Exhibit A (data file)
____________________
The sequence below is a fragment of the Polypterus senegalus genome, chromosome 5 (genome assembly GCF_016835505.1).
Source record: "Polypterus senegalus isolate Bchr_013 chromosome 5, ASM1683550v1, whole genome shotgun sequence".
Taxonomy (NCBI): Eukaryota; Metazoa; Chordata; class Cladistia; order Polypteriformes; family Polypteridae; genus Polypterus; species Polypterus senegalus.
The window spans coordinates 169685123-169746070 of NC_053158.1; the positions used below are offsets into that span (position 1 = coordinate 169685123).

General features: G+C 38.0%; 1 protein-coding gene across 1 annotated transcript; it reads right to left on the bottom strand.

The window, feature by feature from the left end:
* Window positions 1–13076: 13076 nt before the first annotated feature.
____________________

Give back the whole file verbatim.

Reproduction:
The sequence below is a fragment of the Polypterus senegalus genome, chromosome 5 (genome assembly GCF_016835505.1).
Source record: "Polypterus senegalus isolate Bchr_013 chromosome 5, ASM1683550v1, whole genome shotgun sequence".
Taxonomy (NCBI): Eukaryota; Metazoa; Chordata; class Cladistia; order Polypteriformes; family Polypteridae; genus Polypterus; species Polypterus senegalus.
The window spans coordinates 169685123-169746070 of NC_053158.1; the positions used below are offsets into that span (position 1 = coordinate 169685123).

General features: G+C 38.0%; 1 protein-coding gene across 1 annotated transcript; it reads right to left on the bottom strand.

The window, feature by feature from the left end:
* Window positions 1–13076: 13076 nt before the first annotated feature.